Has unemployment or under-employment due to the Coronavirus got you wondering how to spend less money? Are you struggling to save while finances are tight? If so, you’re far from alone, because U.S. unemployment claims have reached an astounding 26 million since the pandemic hit only five weeks ago.
Unsuprisingly, some economists are now predicting that Americans could reach a 25% unemployment rate within a few months, a metric not seen since 1933 during the Great Depression. Yikes.
That’s why we’ve got to talk about finances and put our attention on the issues that matter right now. Remember, results go where attention flows.
The benefit of focusing on how to spend less money is that it can be a fun and creative process to learn how to reduce your spending. Soon, you’ll be living on a lean but appropriate budget and feeling much better all around.
How to Spend Less Money During the Coronavirus
Let’s dive into 11 actionable strategies you can implement today to get you through the Coronavirus recession.
1. Take Advantage of Stuff That’s Free or Discounted During the Pandemic
Have you seen how many cultural organizations, colleges, libraries, authors, movie studios, chefs, and other generous people and groups are giving us access to their intellectual property at no cost?
- View great works of art from museums you’ve never been to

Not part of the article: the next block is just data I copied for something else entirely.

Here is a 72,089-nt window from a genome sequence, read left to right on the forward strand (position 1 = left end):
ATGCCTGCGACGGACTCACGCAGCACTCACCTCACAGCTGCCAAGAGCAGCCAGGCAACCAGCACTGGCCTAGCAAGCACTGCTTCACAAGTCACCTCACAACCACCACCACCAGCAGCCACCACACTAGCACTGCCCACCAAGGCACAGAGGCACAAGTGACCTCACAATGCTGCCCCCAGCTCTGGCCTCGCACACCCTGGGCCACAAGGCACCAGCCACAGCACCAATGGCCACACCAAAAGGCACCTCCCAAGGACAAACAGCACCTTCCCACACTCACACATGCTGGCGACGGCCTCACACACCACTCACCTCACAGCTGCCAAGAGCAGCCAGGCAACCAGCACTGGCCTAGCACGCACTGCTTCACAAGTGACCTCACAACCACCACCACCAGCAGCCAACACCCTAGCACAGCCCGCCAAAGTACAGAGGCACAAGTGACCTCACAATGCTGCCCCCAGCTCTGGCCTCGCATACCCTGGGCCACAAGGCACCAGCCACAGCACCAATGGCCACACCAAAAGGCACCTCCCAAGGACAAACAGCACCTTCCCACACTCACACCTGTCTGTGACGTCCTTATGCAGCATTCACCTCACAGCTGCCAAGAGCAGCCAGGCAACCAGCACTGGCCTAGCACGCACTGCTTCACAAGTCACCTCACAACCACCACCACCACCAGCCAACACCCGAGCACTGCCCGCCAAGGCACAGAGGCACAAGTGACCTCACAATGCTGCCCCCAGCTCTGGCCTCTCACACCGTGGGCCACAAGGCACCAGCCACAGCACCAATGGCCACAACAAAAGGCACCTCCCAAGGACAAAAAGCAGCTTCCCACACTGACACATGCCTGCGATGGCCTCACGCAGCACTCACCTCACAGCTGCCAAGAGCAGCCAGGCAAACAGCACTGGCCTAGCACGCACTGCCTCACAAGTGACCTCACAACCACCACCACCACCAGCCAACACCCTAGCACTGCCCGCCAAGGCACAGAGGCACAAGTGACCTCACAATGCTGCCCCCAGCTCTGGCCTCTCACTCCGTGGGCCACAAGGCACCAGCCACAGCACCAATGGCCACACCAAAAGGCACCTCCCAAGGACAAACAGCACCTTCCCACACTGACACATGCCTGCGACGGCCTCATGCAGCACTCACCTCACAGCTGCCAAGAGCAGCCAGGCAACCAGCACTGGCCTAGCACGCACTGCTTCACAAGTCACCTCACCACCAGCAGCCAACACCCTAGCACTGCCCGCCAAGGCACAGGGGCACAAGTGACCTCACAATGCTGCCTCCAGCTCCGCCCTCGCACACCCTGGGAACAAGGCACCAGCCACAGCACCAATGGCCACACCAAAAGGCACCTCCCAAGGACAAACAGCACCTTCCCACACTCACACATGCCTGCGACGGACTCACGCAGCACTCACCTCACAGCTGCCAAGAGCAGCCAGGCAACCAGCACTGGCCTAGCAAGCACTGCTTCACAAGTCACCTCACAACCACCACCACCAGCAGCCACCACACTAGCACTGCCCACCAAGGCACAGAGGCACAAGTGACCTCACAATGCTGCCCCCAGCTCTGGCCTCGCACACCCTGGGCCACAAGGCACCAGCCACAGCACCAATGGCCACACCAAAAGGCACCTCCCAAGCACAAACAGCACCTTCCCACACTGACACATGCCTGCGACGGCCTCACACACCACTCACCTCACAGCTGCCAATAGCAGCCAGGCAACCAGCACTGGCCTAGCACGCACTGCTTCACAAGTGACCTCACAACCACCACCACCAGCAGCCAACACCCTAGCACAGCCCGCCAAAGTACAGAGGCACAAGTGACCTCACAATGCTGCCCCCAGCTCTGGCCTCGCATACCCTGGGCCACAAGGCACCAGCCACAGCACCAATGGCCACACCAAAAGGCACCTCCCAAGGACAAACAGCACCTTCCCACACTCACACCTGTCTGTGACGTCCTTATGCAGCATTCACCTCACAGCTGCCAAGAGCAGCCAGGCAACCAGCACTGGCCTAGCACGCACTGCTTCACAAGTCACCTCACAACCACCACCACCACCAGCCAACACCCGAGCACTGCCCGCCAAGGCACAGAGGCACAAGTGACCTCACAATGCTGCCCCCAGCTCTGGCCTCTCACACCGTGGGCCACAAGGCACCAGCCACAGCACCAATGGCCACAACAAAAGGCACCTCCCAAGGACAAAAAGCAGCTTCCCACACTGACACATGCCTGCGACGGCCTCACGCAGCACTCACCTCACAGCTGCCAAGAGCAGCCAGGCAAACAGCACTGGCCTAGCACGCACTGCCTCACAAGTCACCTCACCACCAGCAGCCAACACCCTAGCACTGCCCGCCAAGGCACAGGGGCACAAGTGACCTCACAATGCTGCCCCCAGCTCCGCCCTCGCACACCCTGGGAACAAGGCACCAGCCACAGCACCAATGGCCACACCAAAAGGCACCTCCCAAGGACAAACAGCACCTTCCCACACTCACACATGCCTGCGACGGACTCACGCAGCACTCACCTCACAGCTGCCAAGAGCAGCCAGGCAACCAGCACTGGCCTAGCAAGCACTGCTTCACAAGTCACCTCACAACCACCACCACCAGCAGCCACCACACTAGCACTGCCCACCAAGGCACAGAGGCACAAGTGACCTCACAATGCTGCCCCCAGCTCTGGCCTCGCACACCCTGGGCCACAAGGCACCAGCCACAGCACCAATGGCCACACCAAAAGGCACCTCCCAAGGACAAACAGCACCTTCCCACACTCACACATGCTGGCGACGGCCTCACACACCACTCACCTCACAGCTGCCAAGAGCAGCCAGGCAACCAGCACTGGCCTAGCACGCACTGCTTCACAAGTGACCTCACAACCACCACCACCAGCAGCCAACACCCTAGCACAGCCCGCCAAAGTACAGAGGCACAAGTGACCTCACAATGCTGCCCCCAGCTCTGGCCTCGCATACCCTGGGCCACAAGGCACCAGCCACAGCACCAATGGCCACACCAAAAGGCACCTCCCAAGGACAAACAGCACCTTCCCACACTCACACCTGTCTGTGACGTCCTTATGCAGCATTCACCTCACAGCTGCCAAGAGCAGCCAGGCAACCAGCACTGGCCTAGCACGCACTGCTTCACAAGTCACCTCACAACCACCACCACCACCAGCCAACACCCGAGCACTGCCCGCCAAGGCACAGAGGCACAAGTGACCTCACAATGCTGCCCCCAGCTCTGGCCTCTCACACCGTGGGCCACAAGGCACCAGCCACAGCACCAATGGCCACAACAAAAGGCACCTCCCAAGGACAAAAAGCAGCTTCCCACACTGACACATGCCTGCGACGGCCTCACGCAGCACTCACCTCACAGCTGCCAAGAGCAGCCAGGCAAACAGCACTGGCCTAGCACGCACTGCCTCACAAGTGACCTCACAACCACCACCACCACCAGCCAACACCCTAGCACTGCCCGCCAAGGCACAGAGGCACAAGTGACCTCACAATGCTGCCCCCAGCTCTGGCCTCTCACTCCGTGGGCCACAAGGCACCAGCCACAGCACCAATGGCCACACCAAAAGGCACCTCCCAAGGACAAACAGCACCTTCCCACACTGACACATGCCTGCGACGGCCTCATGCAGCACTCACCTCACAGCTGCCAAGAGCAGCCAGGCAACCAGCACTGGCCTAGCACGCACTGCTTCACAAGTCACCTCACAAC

- Enjoy free (or highly discounted) college courses
- Participate in other online instruction, such as ones offered by professional writers and marketers
- Take free yoga and other exercise classes online
- Virtually visit the zoo and enjoy watching your favorite species on display
- A lot more
When will you have this opportunity again? It’s hard to say, but the answer is potentially, never.
2. Don’t drink your dollars
This is a big tip, because the habit of drinking your dollars tends to repeat day after day and it can really add up.
During a time like this where you need to live lean, make an effort to eliminate your spending on soda, juice, bottled water, and of course alcohol, such as beer, wine and hard liquor.
You don’t need to sipping on expensive beverages right now and chances are this is an easy area where you can cut back.
Particularly if you have a habit of drinking a glass of wine or a couple beers at night, you can really save some coin by cutting this out.
3. Use the Time You’re Not Working to Hunt for Deals
Now that so many stores are empty, companies are selling their merchandise online at some terrific discounts. Subscribe to their e-mail lists to find out when they have sales.